“PLAYING BY THE RULES” by Justin Crockett Elzie: A Marine’s True Story


(Book cover image of Justin by Randy Davey.  Photo of Justin in 2010 by Jo Ann Santangelo.)

“PLAYING BY THE RULES” by Justin Crockett Elzie
A Marine’s True Story
“Gays in the military” has been a hot topic for decades. Since even military experts acknowledge– perhaps reluctantly– that gay men and women have served honorably throughout history, a more accurate term would be “the right for gay men and women to serve openly and safely in the military”. It seems like everyone has something to say about this divisive (and, as it turns out, distinctly American…) issue– particularly since the recent overturning of “Don’t Ask, Don’t Tell” in December 2010. Despite that recent decision, however, it still promises to be a long and tough road for GLBT’s struggling for full equality in the Armed Forces. Justin Crockett Elzie, author of the new book “Playing By the Rules”, is a hands-down expert on the military’s policy on gay and lesbian soldiers. As the first Marine to be discharged under the President Clinton-era military’s “Don’t Ask, Don’t Tell” policy, Elzie became something of an accidental activist: an openly gay, model soldier who wanted to stay in the Marines and was willing to fight for his cause. Elzie challenged his discharge with a Federal lawsuit, and was re-instated. He wound up serving four years as an openly gay Marine before retiring in 1997.

The author opens his fast-moving memoir with a recollection of the day he planned to come out… in a big way. Emboldened by then-President Clinton‘s promise to overturn the ban, Elzie decided to come out publicly on ABC Evening World News in January 1993. The tension is clearly palpable as the soldier was guided by an almost compulsory force: “I had an instinctive internal drive, almost animal-like, to come out in a public way, and nothing was going to stop me. I felt like I was on a train to destiny that I couldn’t get off, even if I wanted to.” Elzie’s decision led to a parallel struggle: While fighting the military’s anti-gay policy one slow battle at a time, he also struggled concurrently in his personal life as well. Specifically, this was the lack of approval or support by his parents and by the most of the rest of his family (Only his sister, he points out, was supportive.) as well as opposition by his then-boyfriend, who was also in the military. At one point, he described the dynamic between him and his parents as something of a “don’t ask, don’t tell” policy itself.

Readers, especially those who have never served in the Armed Forces, will likely find the story of Elzie’s journey from Wyoming farm boy to seasoned soldier to be very interesting. When the book is looked upon a statement about equality in the military, the most effective aspects of “Playing by the Rules” are Elzie’s deconstruction of the theory that being openly gay or lesbian can damage military security or cohesiveness. Alongside the details of his struggle to stay in the Marines, he incorporates his own military fitness reports throughout… and those reports are consistently no less than superb. Still, the military powers that be stood by their core “reasons” for pursuing their discriminatory policy– despite unwavering evidence to the contrary. For the reader with any level of intelligence, the arguments that were used to attempt to discharge Elzie and countless other soldiers ranged from inane to ludicrous: Ludicrous to the point of almost being funny. As so often in the case of gays in the military, the discourse always seems to be reduced to talk about “foxholes and showers”. It’s no joke, however, that the effort to identify and discharge gay soldiers was very real. Elzie often addresses this specific issue, usually through the stories of many of his peers who dealt firsthand with this modern-day “witch hunt”.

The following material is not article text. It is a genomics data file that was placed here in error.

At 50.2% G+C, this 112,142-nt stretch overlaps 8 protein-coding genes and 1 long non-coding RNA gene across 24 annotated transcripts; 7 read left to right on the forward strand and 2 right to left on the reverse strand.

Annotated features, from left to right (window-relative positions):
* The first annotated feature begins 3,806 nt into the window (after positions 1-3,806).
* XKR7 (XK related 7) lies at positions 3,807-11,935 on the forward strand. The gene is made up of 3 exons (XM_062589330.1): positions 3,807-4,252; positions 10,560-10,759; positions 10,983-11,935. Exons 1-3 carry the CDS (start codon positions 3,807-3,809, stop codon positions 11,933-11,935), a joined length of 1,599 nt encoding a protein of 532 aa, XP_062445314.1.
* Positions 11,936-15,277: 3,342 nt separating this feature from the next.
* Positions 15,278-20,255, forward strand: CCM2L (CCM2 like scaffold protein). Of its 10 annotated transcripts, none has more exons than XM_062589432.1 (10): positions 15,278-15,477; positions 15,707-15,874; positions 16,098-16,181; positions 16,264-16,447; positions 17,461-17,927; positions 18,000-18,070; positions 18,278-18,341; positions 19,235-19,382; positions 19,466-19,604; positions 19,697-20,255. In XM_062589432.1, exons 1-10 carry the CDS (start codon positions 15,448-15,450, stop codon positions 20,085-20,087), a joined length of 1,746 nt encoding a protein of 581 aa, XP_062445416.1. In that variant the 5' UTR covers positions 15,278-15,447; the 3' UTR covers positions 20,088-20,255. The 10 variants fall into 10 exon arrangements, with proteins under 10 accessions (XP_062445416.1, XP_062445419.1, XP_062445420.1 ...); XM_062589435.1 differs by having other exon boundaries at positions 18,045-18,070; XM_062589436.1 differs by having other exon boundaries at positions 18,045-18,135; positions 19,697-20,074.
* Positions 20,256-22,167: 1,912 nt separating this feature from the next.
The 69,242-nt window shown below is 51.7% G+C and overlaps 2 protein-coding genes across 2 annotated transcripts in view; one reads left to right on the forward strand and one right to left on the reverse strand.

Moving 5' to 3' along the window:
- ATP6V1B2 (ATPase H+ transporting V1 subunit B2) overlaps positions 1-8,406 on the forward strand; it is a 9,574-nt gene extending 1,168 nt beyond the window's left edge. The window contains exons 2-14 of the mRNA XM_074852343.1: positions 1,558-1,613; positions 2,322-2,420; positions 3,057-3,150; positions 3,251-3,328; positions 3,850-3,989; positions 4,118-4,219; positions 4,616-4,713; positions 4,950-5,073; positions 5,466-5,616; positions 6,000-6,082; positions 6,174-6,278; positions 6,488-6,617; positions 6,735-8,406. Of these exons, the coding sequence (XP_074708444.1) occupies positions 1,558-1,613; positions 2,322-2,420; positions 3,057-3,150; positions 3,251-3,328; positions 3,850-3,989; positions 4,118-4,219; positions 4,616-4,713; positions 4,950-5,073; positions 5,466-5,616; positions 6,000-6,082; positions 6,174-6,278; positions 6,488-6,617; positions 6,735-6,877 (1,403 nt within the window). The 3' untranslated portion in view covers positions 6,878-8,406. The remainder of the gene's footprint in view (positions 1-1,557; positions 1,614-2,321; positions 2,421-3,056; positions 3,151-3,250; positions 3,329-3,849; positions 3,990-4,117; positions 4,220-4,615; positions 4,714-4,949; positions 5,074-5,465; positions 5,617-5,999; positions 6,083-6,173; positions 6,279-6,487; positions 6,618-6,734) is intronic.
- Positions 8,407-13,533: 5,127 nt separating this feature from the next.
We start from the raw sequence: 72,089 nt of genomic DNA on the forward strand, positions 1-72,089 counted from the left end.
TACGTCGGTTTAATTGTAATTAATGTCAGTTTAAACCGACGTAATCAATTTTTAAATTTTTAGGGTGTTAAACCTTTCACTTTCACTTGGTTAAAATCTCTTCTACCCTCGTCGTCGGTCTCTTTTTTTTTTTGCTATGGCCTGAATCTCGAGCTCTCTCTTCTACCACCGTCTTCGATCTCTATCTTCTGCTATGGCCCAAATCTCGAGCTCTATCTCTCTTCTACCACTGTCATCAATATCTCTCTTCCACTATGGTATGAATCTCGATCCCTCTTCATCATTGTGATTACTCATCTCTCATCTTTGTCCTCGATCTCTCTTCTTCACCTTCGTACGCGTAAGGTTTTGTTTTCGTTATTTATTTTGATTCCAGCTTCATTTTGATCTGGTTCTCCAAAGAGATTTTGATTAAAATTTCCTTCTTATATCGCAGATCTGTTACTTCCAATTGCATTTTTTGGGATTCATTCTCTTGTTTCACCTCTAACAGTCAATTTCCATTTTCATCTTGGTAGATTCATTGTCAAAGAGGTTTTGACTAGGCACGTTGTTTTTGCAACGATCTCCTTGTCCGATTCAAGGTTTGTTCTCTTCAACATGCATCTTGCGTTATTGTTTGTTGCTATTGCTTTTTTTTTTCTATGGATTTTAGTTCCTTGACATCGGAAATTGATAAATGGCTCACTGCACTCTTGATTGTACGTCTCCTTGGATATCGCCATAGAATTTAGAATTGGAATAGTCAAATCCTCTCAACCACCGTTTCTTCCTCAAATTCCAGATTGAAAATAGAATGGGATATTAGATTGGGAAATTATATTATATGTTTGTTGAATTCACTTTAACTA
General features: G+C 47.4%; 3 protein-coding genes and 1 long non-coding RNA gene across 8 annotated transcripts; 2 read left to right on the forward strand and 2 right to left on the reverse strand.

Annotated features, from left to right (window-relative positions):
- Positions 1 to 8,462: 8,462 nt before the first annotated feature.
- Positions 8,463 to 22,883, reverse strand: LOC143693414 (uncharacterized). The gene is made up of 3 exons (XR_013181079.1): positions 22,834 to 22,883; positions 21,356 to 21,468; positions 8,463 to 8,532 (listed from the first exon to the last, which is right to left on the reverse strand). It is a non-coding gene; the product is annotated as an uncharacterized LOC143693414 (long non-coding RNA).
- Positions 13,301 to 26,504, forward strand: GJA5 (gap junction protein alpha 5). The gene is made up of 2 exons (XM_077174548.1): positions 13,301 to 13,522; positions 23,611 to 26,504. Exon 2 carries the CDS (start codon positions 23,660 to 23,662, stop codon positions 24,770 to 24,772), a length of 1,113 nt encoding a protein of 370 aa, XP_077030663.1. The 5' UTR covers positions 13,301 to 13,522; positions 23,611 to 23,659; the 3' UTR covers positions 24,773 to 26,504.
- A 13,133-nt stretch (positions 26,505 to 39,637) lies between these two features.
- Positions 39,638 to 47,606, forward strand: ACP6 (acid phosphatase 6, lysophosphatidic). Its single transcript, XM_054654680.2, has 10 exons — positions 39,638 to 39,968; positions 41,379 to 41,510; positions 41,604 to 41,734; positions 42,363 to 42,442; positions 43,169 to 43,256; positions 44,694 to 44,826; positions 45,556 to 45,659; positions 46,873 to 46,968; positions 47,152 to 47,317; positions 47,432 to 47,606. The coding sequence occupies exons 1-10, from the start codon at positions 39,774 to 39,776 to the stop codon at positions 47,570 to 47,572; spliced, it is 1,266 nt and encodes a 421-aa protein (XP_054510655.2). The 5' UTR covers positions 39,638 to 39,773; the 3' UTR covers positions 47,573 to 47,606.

Typically, I’m not too crazy about the almost perfunctory beginning chapters of most biographies where the authors talk about their childhood. Yet with Elzie’s book, it seems almost vital to learn about his past to understand his adult journey. Elzie reveals having felt something of a “kinship” with The Village People when seeing them on TV as a youngster, and he recalls his fist rumblings of same-sex attraction as a child as well. He also writes about having been bullied by other children. With the issue of bullying finally getting the attention it deserves in the media, his insight couldn‘t be more timely or important. Later on in life, while fighting to stay in the Marines, we learn that Elzie had many opportunities to settle for a so-called “compromise“. Elzie refused– and in retrospect, we believe that his struggles in childhood may be the source of his tenacity in adulthood.

“Playing by the Rules” deserves to become an important book in the library of GLBT history. What the book is NOT, however, is an indictment of the military as a whole or a portrait of Justin Crockett Elzie as a victim. Indeed, the author makes it a point to tell us about the moments of pure joy that he experienced as a gay military man — most notably about spending time with his fellow gay and lesbian soldiers (He considers them as family.) in various “safe zones” throughout the world. In addition, Elzie reminds his readers many times that he still has an unbreakable love and respect for the United States Marine Corps.

“Playing By the Rules” tells the story of a man who took on a personal battle, and wound up succeeding on a much bigger, more universal level. Readers will likely relate in an equally big way.

You can purchase “Playing by the Rules” at Amazon.com here

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